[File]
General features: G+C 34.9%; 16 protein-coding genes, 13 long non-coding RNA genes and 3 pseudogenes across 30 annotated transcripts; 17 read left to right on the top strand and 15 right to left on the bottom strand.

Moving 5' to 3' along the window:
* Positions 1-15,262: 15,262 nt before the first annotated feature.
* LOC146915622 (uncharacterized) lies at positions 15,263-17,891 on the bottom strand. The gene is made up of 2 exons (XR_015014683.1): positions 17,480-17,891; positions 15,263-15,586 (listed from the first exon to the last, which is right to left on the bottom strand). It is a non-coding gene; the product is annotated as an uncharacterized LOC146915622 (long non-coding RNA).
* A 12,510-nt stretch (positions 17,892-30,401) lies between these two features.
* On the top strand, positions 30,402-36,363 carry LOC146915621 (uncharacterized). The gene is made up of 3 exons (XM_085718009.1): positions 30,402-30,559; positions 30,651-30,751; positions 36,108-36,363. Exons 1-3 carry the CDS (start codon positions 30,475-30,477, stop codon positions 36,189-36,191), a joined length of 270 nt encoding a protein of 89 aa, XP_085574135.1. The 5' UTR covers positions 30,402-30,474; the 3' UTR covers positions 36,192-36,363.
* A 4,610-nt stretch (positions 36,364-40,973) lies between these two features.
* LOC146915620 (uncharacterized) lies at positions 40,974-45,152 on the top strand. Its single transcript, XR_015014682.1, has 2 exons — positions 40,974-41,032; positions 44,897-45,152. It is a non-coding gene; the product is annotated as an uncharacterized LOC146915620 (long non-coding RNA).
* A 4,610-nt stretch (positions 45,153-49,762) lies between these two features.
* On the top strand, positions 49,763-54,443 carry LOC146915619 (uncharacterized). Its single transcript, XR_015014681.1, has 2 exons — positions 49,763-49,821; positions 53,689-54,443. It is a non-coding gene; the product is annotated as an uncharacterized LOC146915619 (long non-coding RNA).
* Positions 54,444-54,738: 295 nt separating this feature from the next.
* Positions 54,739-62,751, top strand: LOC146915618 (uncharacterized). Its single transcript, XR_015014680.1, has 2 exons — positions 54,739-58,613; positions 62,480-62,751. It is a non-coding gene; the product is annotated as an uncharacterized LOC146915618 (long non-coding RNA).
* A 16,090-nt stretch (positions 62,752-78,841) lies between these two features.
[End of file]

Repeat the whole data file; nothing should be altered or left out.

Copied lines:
General features: G+C 34.9%; 16 protein-coding genes, 13 long non-coding RNA genes and 3 pseudogenes across 30 annotated transcripts; 17 read left to right on the top strand and 15 right to left on the bottom strand.

Moving 5' to 3' along the window:
* Positions 1-15,262: 15,262 nt before the first annotated feature.
* LOC146915622 (uncharacterized) lies at positions 15,263-17,891 on the bottom strand. The gene is made up of 2 exons (XR_015014683.1): positions 17,480-17,891; positions 15,263-15,586 (listed from the first exon to the last, which is right to left on the bottom strand). It is a non-coding gene; the product is annotated as an uncharacterized LOC146915622 (long non-coding RNA).
* A 12,510-nt stretch (positions 17,892-30,401) lies between these two features.
* On the top strand, positions 30,402-36,363 carry LOC146915621 (uncharacterized). The gene is made up of 3 exons (XM_085718009.1): positions 30,402-30,559; positions 30,651-30,751; positions 36,108-36,363. Exons 1-3 carry the CDS (start codon positions 30,475-30,477, stop codon positions 36,189-36,191), a joined length of 270 nt encoding a protein of 89 aa, XP_085574135.1. The 5' UTR covers positions 30,402-30,474; the 3' UTR covers positions 36,192-36,363.
* A 4,610-nt stretch (positions 36,364-40,973) lies between these two features.
* LOC146915620 (uncharacterized) lies at positions 40,974-45,152 on the top strand. Its single transcript, XR_015014682.1, has 2 exons — positions 40,974-41,032; positions 44,897-45,152. It is a non-coding gene; the product is annotated as an uncharacterized LOC146915620 (long non-coding RNA).
* A 4,610-nt stretch (positions 45,153-49,762) lies between these two features.
* On the top strand, positions 49,763-54,443 carry LOC146915619 (uncharacterized). Its single transcript, XR_015014681.1, has 2 exons — positions 49,763-49,821; positions 53,689-54,443. It is a non-coding gene; the product is annotated as an uncharacterized LOC146915619 (long non-coding RNA).
* Positions 54,444-54,738: 295 nt separating this feature from the next.
* Positions 54,739-62,751, top strand: LOC146915618 (uncharacterized). Its single transcript, XR_015014680.1, has 2 exons — positions 54,739-58,613; positions 62,480-62,751. It is a non-coding gene; the product is annotated as an uncharacterized LOC146915618 (long non-coding RNA).
* A 16,090-nt stretch (positions 62,752-78,841) lies between these two features.